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Badfinger, Beatles, Paul McCartney, George Harrison

Paul McCartney played a major role in signing Badfinger, and consistently supported them. After all, Apple had a label, and to make good, they had to have successful acts. Magic Christian was an inconsistent album, and the earlier Badfinger members that were no long with the group were not even credited, Joey Molland had just joined the group, and that was that for proper credits.

So the first true Molland album was “No Dice,” and though a great album, “Straight Up” came out a more powerful product on all levels. George Harrison and Todd Rundgren both help make this happen with state of the art pristine mixing and editing, it has that clarity and purpose of Abbey Road.

Todd Rundgren was not even credited for his efforts on “Day After Day,” instead George Harrison was. Rundgren was somewhat miffed.

When Badfinger recorded “Day After Day,” George Harrison was going to do the mixing, but he had to leave due to “Concert for Bangladesh.”

So Todd Rundgren was brought in, and some thought he was kind of jerk, but in Dan Matovina’s book “Without You,” he was amazing in the studio. Plus he was very fast, the album “Straight Up” had been languishing for various reasons, and needed to be finished quickly, and sometimes it takes a jerk, if that’s the case. Rundgren put them on a merciless schedule and got the job done.

Badfinger was the first band signed to Apple Records, and John Lennon thought they should be “Glass Onion,” and when that was rejected, guess what he did with those two words.

But Lennon was ultimately responsible for their name, he came in with a bandaged finger trying to play “A Little Help From My Friends” and called it “Bad Finger Boogie,” and Neil Aspinall saw the connection and created the name.

The result was one of the greatest pop records ever recorded, when Goldmine magazine polled their readers as to what vinyl should go to CD in the early 1990’s “Straight Up” beat even Plastic Ono Band and Beach Boy’s “Pet Sounds.”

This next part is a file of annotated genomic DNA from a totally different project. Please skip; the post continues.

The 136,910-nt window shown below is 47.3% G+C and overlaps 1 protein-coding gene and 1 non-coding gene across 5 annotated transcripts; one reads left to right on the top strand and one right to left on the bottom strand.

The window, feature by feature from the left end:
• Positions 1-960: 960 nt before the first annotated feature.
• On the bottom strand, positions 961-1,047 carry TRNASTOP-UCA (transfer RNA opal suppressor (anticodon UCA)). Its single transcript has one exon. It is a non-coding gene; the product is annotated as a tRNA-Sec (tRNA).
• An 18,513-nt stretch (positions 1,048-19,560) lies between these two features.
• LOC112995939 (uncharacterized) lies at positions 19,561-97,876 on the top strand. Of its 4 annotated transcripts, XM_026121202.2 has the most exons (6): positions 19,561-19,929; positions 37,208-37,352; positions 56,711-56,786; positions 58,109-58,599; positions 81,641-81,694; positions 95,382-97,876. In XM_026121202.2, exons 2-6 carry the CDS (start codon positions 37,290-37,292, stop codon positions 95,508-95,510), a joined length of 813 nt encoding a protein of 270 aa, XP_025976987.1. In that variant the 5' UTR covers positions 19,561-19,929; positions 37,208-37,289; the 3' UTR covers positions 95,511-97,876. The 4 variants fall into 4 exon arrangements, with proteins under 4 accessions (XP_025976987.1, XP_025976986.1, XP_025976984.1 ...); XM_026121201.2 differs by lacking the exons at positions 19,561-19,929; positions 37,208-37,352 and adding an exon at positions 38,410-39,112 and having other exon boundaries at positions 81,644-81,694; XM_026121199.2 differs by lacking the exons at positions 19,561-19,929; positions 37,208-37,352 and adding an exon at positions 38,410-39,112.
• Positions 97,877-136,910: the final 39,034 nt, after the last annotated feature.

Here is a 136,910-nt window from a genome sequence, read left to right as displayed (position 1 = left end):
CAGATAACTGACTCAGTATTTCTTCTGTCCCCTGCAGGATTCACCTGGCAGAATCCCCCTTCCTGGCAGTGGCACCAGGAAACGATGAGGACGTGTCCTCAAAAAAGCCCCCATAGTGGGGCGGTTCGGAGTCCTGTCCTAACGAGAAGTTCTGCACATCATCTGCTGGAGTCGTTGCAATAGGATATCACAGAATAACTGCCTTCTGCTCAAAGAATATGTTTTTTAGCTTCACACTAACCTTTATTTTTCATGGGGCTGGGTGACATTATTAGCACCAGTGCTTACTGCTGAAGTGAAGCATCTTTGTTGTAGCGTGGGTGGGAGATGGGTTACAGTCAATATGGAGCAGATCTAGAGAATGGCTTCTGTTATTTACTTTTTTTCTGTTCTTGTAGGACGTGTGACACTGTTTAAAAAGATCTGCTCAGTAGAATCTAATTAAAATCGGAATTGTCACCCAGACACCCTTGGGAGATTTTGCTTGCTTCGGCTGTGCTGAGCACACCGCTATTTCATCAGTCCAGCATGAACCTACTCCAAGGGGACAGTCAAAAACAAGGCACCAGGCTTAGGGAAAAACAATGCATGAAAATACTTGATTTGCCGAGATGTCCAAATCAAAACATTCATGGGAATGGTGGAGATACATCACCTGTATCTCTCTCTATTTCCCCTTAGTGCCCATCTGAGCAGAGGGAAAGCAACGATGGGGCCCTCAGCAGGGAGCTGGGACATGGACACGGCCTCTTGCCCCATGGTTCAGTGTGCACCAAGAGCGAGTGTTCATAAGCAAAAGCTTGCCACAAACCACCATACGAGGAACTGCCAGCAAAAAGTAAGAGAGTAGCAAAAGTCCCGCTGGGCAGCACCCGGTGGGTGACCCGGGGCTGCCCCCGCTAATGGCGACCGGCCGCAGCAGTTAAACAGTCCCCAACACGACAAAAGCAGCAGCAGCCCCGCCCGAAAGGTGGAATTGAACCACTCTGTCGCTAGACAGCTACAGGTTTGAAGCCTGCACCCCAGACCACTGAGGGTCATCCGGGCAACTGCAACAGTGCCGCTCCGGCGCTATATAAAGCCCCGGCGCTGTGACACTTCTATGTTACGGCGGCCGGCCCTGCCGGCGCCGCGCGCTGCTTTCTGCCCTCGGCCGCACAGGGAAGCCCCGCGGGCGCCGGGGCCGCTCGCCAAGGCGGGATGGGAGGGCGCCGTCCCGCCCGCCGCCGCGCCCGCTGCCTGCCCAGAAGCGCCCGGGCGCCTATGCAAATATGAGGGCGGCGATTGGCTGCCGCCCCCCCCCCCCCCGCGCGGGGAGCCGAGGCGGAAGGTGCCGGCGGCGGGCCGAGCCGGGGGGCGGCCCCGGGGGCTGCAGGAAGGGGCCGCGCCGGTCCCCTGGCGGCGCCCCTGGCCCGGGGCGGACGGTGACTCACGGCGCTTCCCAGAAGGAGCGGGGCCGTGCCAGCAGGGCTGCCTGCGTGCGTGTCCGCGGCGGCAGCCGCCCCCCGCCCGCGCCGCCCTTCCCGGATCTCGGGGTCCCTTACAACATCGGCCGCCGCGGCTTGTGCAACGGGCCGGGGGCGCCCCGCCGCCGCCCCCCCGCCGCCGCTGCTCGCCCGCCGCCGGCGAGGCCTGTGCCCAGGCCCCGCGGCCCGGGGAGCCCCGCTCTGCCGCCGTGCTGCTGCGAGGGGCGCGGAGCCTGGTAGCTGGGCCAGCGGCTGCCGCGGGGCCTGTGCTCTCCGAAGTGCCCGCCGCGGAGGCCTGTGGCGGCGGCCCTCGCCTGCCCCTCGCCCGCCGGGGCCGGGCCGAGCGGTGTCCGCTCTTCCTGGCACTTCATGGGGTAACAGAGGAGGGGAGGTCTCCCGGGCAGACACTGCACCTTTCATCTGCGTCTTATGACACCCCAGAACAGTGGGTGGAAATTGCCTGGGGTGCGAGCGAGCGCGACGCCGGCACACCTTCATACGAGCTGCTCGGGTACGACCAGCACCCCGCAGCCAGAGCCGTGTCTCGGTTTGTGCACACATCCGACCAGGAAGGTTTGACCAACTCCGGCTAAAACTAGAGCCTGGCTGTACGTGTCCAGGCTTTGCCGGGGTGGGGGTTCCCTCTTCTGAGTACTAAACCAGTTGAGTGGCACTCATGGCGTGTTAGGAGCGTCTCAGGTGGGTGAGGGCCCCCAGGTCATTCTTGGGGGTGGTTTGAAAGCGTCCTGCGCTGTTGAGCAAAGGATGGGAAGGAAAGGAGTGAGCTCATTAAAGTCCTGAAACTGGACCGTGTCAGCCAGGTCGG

One interesting fact is that Leon Russell was brought in to play piano on the sessions, and it is known that he did “Day After Day.”

In “Without You,” the story tells how the control room was set high in the wall above the studio in Abbey Road, and when they looked down, they could only see Leon’s giant hat. They did a take, and the Leon said he was getting the feel of things. Then they finished the track, and the rest is history.

One other detail is that no one knows, or will ever know, is who played piano on “Name of the Game,” on Straight Up, according to Matovina. It could be Nicky Hopkins, Leon Russell, or Rick Wright of Yes, there are no studio records for that song that indicate the truth. It sure would be nice to know who played piano on one of Badfinger’s greatest tunes.

Another neat tidbit in “Without You” is how George Harrison was so happy with the mix of “I’d Die Babe” from Straight Up he was dancing around the control room, and was embarrassed at being caught when someone walked in. Great song, good job George.

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